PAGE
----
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February 24, 1935 - Image 3

Resource type:
Text
Publication:
The Michigan Daily, 1935-02-24

Disclaimer: Computer generated plain text may have errors. Read more about this.

THE MICHIGAN DAILY IAGE THREE

Powerful Indiana

Wrestling Team Defeats

Zerbo Defeats I Hockey Team Shows Airtight B a dge r s Beat
Dworman In Defense In Friday's Tie Game Wolverines To

By ROBERT J. FRIEDMAN
The strong Conference champion
wrestling team from Indiana won six
out of eight matches yesterday after-
noon at Yost Field House and defeated
the University of Michigan matmen
by the score of 22-6.
Wally Heavenrich and Seymour
Rubin were the only Wolverine mat-
men who were able to turn in victories
for the Maize and Blue. Heavenrich
met Howard Bush of the Hoosiers in
the 135-pound division and in a very
close and exciting bout had the Hoo-
sier almost pinned several times.
When the regular time period had ex-
pired, Referee Fendley Collins, Mich-
igan State Coach, decided that an
overtime period was needed and after
it had ended awarded the decision
to the Wolverine wrestler. This was
Heavenrich's seventh victory in as
many starts this season.
Seymour Rubin Wins
Seymour Rubin defeated Howard
Woods of Indiana in the 145-pound
class in the roughest bout of the day.
Woods' illegal tactics brought forth
boos from the crowd several times. In
one period of the match Wood lifted
Rubin off the floor and then smashe'
him to the ground, which is illegal
under college rules. When the bout
was over Rubin had a 1:19 time ad-
vantage over the Hoosier and the
referee gave him the decision.
Willard Duffy of Indiana had an
easy time with Ed Kellman in the
118-pound division and punished the
Wolverine severely throughout the
match winning by a time advantage
of 8:39. In the 126-pound class act-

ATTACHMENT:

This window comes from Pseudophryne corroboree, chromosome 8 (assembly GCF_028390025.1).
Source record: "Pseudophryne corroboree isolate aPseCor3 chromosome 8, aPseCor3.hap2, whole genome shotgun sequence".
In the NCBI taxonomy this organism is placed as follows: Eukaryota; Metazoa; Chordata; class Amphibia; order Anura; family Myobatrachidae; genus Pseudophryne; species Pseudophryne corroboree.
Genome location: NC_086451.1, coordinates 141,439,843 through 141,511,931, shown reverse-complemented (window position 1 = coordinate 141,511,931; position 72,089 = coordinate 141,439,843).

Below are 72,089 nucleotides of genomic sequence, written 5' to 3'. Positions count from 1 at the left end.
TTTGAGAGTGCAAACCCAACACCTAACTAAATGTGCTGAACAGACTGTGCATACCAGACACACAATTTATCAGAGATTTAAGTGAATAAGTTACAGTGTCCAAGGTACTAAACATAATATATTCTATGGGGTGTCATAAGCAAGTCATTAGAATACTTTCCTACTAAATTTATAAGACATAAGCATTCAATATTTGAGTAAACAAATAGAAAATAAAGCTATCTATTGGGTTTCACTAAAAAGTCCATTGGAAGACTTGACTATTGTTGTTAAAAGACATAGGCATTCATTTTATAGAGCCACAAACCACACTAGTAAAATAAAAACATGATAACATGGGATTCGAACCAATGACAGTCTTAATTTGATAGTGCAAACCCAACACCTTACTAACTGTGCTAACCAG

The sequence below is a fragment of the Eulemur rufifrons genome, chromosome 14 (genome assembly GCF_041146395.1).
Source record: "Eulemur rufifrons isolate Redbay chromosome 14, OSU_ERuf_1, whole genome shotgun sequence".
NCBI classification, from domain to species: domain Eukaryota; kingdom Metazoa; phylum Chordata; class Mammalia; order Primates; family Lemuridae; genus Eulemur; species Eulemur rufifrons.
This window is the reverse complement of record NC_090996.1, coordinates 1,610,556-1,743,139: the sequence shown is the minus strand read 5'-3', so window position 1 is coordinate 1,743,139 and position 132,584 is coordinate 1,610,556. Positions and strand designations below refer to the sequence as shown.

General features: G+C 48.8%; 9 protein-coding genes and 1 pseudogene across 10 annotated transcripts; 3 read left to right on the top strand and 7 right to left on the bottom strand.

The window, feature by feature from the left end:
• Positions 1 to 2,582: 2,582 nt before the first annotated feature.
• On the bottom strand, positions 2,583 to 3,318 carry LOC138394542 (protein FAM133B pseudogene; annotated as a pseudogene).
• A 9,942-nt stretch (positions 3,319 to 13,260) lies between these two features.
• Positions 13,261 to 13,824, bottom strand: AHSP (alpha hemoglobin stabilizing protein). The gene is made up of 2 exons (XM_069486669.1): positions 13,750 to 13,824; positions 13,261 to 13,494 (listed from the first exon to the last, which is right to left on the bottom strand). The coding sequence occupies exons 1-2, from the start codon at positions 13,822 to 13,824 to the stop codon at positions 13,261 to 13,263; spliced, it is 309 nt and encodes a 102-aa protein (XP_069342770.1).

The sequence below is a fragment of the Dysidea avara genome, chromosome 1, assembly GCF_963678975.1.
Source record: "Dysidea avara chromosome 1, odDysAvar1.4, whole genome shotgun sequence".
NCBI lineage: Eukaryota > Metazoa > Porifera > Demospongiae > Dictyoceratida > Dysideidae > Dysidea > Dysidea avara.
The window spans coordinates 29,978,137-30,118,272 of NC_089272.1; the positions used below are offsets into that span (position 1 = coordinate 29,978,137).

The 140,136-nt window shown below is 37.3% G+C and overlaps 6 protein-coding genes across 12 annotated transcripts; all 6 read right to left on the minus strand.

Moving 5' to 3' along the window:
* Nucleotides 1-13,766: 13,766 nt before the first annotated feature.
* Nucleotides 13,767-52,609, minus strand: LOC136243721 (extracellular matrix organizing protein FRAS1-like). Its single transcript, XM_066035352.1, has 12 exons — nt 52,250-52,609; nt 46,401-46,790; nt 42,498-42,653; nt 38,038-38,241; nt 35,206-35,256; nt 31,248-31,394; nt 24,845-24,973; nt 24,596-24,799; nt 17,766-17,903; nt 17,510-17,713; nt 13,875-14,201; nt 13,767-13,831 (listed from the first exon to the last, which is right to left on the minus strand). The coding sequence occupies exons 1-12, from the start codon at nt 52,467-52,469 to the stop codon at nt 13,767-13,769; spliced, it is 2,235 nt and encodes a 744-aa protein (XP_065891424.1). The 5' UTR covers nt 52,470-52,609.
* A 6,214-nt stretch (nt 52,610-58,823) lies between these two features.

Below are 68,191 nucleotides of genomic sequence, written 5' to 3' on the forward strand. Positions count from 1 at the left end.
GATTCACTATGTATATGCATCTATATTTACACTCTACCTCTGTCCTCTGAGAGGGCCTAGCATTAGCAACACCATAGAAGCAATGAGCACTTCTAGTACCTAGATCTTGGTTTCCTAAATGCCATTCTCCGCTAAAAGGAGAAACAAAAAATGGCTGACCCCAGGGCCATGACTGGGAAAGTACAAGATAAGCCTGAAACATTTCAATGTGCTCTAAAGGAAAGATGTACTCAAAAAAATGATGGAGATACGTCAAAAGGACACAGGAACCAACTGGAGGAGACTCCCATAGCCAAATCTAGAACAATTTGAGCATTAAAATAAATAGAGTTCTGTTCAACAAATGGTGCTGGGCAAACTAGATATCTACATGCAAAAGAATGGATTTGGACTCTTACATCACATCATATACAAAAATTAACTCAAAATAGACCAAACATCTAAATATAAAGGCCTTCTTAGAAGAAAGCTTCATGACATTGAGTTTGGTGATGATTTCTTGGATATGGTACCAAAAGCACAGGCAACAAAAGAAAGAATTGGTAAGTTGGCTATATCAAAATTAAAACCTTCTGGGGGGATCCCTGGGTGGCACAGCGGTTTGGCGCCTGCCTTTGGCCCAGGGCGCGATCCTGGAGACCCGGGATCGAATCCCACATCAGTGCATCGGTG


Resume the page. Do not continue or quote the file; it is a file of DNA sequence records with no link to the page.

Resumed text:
ing Capt. Ollie Cellini of the Hoo-
siers rolled up a time advantage of
7:00 over Alan Rubin of Michigan.
For a while it looked as if the more
experienced Indiana man would pin
Rubin but the Wolverine managed
to stay the limit.
Bissell Drops Close One
Frank Bissell of Michigan suffered
his second loss of the season at the
hands of Artie Peters of Indiana in
the 155-pound class. In a close but
unexciting bout, Peters managed to
eke out the victory by 3:26.
Frank Krahulik, Indiana's Big Ten
champion, had- the advantage all the
way against Abe Levine of Michigan
in the 165-pound bout. Levine could
not get started against his bigger
opponent and Krahulik won by 5:44.
Oldin Gillem, another of the Hoo-
sier's Big Ten champions, scored the
only fall of the day when he pinned
Bill Lowell of Michigan with a com-
bination half-nelson and body lock
in 3:48. Since Willard Hildebrand,
Michigan heavyweight, was injured
Friday, the heavyweight match was
forfeited to the Hoosiers.
Azucar Wins Santa Anita
Race; Equipose Is Eighth
SANTA ANITA, Calif., Feb. 23. -
(A') - Azucar, a former steeplechaser,
today won the Santa Anita Handicap
and $108,400 first place money from
a classy field of 20 starters. Ladys-
man was second and Time Supply
third. Equipoise, the favorite, was
never in contention.
Top row was fourth. Equipoise.
seeking to become the leading money
winner of all time, finished eighth.
YESTERDAY'S RESULTS
Basketball
Ohio State 40, Purdue 39.
Illinois 38, Minnesota 34.
Indiana 36, Northwestern 32.
Track
Michigan Normal 69, Butler 26.
Iowa 54/2, Minnesota 312.

j
t
r

Louis Zerbo, outstanding all around
handball player of Michigan, success-
fully defended his State A.A.U. singles
handball championship yesterday, by
defeating Herman Dworman, leading
left-hander of the country.
Ao- - 4r-

STAR
*DUST

Handball Final;
Rally By State Champion
In Last Game Enables
Hun To Keep Title
Staging a brilliant rally in the de-
ciding game, Louis Zerbo successfully
defended his State A.A.U. singles
handball crown, defeating Herman
Dworman, former national doubles
champion, by scores of 8-21, 21-15,
21-20.
Zerbo was slow in warming up and
Dworman easily won the first game,
using his famous left hand to good
advantage and keeping the champ
on the defensive by means of a baf-
fling hop service. In the second game,
Zerbo began to solve the southpaw's
service and managed to keep the ball
on Dworman's right side, which is no-
toriously weak, thereby winning 21-I
15.
The final game was featured by
the challenger's kill shot and Zerbo's
court strategy. Dworman ran up a
lead of 20-17, and the match seemed
to be over when he shot a terrific
ball into Zerbo's left hand court,
but Louis managed to return the ball
and continued on to win the serve.
This was really the deciding point
in the match for once he got the
serve, Zerbo ran off four points in